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March 4, 1999


Carson Chow, an assistant professor of mathematics, has been awarded a 1999 Sloan Research Fellowship by the Alfred P. Sloan Foundation.

The awards are given annually to 100 young scholars "who show the most outstanding promise of making fundamental contributions to new knowledge" in chemistry, computer science, economics, mathematics, neuroscience and physics.

"The mathematics department is extremely pleased for Carson Chow in winning an extraordinarily competitive Sloan Research Fellowship," said John Chadam, department chairperson. "The award is a clear indication of the high esteem that fellow scientists hav e for his past work and future potential. The award also brings recognition to a growing cross-disciplinary group of researchers at Pitt who are applying mathematics to biological problems."

Chow, who joined the Pitt faculty in September 1998, received his Ph.D. from the Massachusetts Institute of Technology and his undergraduate degree from the University of Toronto. Chow's research is in applied mathematics, with an emphasis on computationa l neuroscience, creating and studying mathematical and computational models of interactions between neurons and how these interactions lead to observable behavior.


Candace Johnson, professor of pharmacology and medicine at the School of Medicine and co-director of the University of Pittsburgh Cancer Institute's (UPCI) Experimental Therapeutics Program, has been named deputy director for basic research at UPCI. Johns on had served in this position in an interim capacity.

At UPCI, Johnson's laboratory was the first to show that a vitamin D-like compound (calcitriol) inhibits the growth of existing prostate cancer and prevents the establishment of new tumors in animals. From these novel observations, Johnson and Donald Trum p, UPCI deputy director of clinical investigations, developed and implemented several promising clinical protocols using calcitriol for patients with advanced prostate cancer.

Johnson's research team also was the first to isolate and culture cells lining the blood vessels inside tumors. Her studies of these endothelial cells are helping to identify molecules that potential anti-cancer agents could be targeted against. In anothe r research focus, Johnson is determining whether the immune-modulating substance interleukin-1 enhances the effectiveness of conventional chemotherapy drugs against cancer in animals. Results of these initiatives are expected to translate into clinical tr ials.


Bryan Deal, a winner of the Woody Hayes Award as the top high school coach in the state of Ohio, has been named to the football staff as recruiting coordinator, Panthers head coach Walt Harris announced.

Deal joins Pittsburgh after compiling a 42-14 record in the Ohio high school ranks over the past five years. He served the past two seasons at Cincinnati Princeton High, where he was named the 1998 Coach of the Year in the Greater Miami Conference, widely considered the premier high school football league in the state.

In addition, Harris has changed two staff assignments. J.D. Brookhart, tight ends coach the past two seasons, will now serve as wide receivers coach, while Curt Cignetti, recruiting coordinator since 1993, has been named tight ends coach.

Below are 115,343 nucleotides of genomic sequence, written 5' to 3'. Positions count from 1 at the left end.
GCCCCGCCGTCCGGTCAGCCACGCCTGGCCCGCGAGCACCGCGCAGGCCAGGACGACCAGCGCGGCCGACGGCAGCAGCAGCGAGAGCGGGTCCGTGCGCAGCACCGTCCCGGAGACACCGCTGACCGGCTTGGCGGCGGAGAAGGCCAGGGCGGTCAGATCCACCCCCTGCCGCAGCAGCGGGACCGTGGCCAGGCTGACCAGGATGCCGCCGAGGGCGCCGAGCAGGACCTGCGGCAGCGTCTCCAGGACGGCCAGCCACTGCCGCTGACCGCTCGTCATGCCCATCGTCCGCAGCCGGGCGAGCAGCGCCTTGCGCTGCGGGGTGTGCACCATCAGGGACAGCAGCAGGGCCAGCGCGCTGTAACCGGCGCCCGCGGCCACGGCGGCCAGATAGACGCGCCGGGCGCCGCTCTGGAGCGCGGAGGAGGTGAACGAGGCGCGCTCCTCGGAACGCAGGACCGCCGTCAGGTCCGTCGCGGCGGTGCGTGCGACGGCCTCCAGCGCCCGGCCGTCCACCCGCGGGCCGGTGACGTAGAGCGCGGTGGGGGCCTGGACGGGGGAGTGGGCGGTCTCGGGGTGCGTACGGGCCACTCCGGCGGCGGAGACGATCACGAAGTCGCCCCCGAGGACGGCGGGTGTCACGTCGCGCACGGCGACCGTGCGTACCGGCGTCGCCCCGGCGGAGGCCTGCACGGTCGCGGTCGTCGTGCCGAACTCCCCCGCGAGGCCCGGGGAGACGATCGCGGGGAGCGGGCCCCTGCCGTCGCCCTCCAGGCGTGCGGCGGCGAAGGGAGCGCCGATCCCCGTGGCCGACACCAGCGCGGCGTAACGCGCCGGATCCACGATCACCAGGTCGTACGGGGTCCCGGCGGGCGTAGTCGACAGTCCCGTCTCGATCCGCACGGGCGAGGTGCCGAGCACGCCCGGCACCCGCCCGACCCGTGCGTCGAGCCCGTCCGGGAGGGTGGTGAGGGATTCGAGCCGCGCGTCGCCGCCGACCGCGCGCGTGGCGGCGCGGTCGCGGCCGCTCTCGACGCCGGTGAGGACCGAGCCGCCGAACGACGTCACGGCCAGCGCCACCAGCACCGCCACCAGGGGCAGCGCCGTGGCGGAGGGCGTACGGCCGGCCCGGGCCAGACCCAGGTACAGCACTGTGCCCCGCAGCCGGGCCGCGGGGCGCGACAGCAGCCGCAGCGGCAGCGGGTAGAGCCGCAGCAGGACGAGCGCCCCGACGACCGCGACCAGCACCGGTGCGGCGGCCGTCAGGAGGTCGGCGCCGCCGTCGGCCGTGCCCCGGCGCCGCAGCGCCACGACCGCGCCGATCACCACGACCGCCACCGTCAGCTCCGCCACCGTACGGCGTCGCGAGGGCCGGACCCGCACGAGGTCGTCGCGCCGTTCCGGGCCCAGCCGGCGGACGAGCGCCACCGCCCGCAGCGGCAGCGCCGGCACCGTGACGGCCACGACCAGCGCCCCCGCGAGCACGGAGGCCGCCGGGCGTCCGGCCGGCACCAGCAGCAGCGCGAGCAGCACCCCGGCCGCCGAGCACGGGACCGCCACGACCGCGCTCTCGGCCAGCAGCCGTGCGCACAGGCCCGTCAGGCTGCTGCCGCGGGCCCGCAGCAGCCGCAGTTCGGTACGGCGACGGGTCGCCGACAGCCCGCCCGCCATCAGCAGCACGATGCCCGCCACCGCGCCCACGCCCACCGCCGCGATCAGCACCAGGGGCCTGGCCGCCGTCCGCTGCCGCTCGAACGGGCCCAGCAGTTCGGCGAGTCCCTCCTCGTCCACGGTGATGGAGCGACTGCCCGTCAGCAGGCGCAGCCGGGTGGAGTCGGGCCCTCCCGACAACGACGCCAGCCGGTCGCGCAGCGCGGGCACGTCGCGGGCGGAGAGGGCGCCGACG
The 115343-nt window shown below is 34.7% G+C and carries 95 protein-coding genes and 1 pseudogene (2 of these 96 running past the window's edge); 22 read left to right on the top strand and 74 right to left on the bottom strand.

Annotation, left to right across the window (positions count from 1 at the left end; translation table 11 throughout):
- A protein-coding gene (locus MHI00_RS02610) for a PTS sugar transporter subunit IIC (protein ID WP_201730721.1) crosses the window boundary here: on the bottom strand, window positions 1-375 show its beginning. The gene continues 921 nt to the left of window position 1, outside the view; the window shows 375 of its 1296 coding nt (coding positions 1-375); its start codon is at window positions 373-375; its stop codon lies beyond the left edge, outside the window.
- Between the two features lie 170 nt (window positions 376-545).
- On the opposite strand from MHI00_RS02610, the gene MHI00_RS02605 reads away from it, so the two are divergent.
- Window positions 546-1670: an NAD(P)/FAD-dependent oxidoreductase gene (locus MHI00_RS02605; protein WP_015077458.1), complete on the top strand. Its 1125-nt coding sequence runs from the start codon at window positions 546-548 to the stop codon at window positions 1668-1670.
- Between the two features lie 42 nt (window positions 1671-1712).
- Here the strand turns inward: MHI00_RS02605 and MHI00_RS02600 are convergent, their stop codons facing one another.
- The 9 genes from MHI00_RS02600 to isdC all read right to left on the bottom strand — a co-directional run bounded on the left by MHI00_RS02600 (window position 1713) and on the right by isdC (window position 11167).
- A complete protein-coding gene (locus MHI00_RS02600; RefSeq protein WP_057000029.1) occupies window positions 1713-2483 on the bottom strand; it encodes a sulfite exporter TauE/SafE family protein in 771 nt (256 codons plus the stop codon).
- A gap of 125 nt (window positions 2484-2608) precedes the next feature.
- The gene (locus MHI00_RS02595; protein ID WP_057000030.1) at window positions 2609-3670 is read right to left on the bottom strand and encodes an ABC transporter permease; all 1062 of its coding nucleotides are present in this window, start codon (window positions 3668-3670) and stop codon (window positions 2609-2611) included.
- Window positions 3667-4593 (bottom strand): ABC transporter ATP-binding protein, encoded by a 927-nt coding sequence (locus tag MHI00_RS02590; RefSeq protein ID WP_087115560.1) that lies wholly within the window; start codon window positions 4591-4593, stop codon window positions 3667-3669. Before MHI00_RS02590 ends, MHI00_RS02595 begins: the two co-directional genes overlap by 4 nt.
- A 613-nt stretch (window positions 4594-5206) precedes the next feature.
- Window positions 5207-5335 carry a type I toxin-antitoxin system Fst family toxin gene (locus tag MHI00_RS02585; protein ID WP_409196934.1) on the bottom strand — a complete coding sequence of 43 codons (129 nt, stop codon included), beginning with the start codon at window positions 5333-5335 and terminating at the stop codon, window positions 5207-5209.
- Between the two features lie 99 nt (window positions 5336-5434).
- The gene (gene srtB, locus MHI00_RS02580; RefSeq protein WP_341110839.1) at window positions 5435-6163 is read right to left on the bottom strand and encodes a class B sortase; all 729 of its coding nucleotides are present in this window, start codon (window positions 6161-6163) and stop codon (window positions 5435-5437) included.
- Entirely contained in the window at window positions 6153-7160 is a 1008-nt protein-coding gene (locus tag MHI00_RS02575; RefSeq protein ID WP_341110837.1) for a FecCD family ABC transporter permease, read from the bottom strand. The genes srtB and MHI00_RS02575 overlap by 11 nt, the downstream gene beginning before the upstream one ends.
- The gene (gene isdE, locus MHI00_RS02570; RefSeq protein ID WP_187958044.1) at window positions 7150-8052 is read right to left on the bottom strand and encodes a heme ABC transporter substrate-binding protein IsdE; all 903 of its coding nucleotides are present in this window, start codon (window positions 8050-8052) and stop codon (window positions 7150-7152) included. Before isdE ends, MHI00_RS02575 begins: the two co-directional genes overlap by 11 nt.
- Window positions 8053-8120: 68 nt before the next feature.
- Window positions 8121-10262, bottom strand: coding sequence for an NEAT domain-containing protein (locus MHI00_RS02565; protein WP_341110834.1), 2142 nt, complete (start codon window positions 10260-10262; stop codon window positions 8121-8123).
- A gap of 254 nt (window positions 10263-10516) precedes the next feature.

Leslie Bonci, adjunct professor presenting nutrition courses and lectures to students in medicine, nursing, dental medicine and health and rehabilitation sciences, has been appointed to a newly created position as director of nutrition for the department of orthopaedics and Center for Sports Medicine at the University of Pittsburgh Medical Center (UPMC).

Bonci, a registered dietician with a master's degree in public health, is renowned for her work as a nutrition consultant to local athletes and sports teams, including the Pittsburgh Steelers; community groups involved in recreational sports and performing arts; and corporations.

Bonci is responsible for developing clinical, community and academic nutrition programs; providing nutrition consultation to athletes at high schools and colleges and professional teams served by the Center for Sports Medicine, including the Pittsburgh Pa nthers and Steelers; and designing nutritional programs and consultation for dancers in the Pittsburgh Ballet Theatre company.


Frederick W. Clothey, professor and chair of religious studies, and Steven J.C. Gaulin, professor of anthropology, have been named American Fulbright Scholars for 1998-99. Three foreign professors who will reside on Pitt's campus have received the honor of Visiting Fulbright Scholars.

Clothey will visit Charles University in Prague, Czech Republic, to lecture on the academic study of religion. Gaulin will visit the University of Melbourne in Australia to lecture on and research evolutionary psychology.


Pitt's visiting scholars are Stephane Breton from the Center for Anthropology of the Contemporary World, School for Advanced Study in Social Sciences, Paris, France; Anne Daguerre from the Department of Politics, Institute of Political Studies, Talence, F rance; and Rainer Stuhlman-Laeisz from the Department of Philosophy, Seminar for Logic and Foundation Research, University of Bonn, Germany.

The Fulbright Program, established in 1946 and recognized as the flagship program in international educational exchange, is sponsored and funded by the United States Information Agency. Support also is provided by participating government and host institu tions in the U.S. and abroad. The Council for International Exchange of Scholars facilitates the exchange U.S. and foreign Fulbright recipients.

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